Another exception to PFIC reporting that may be relevant to taxpayers with foreign pension plan is provided under section 1.1298-1T(c)(2)(i). The regulation provides that the PFIC owner is not required to file Form 8621 if the year-end value of all PFICs owned by the individual does not exceed $25,000 ($50,000for joint returns) or the value of the indirectly owned PFIC is $5,000 or less and there was no income received from the plan during the year.

Taxpayers that are required to report a PFIC must file Form 8621 on an annual basis with the U.S. individual income tax return for each PFIC.  Annual PFIC reporting requirements may cause the taxpayer to incur significant compliance costs for preparing and filing a Form 8621 for each foreign mutual fund held in the plan. There are significant penalties for noncompliance with foreign pension and PFIC rules.  Very often this cost is an additional burden to the employer who assumes compliance costs for their foreign assignees.  Employers frequently fail to add these additional costs to their budgets when planning a foreign assignment and they do not take it into consideration in their policies.

Non U.S. pensions may trigger current tax costs

Along with additional reporting requirements, non-U.S. pensions can also come with hefty tax burdens. Consider the different elements of a pension and how the United States treats them for tax purposes. Generally, employee contributions are a pre-tax benefit, employer contributions are tax-free at time of contribution, and growth in the pension plan is tax-free until distribution.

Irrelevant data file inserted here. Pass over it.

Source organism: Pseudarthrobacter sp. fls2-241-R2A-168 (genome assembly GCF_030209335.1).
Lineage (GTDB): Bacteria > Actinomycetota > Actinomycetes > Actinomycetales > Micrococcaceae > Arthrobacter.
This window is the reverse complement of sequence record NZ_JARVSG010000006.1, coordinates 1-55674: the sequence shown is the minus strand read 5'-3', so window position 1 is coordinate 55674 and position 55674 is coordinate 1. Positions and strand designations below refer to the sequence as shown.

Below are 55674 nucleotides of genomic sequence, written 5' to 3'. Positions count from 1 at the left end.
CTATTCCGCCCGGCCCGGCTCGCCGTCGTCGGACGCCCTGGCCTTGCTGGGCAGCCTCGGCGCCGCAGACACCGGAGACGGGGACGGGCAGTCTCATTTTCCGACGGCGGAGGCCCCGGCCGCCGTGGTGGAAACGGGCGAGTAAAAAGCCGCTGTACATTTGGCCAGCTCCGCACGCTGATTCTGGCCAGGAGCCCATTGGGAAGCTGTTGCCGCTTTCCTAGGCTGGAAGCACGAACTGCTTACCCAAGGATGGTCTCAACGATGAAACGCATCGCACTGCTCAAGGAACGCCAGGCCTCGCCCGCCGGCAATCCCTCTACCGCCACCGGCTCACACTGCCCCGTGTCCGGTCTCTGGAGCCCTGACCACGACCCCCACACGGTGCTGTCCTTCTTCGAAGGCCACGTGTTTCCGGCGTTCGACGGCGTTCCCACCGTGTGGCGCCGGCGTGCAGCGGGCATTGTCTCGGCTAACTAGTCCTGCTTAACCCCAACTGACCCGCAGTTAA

Many countries around the world offer the same benefits to their approved local pension plans. However, when an assignee works in a different location their home pension may not be taxed in the same way in the host location; contributions may become post-tax deductions, employer contributions become taxed at time of contribution, and growth in the plan may now be taxed as it grows. All of this puts the assignee in a negative tax situation, which if they are tax-equalized adds an additional burden to the company.  The United States is a good example of this issue. The United States does not recognize non-U.S. plans and under domestic law would tax all three of the items mentioned above for a non-U.S. plan. There are a handful of income tax treaties with the United States that under certain circumstances, put the individual back into the positive tax situation. The U.S. tax treaties with the U.K. and Netherlands are two such examples. However, there are more U.S. tax treaties that do not provide enough protection, such as the treaty with South Africa, and some that have no protections at all, such as the treaty with Australia.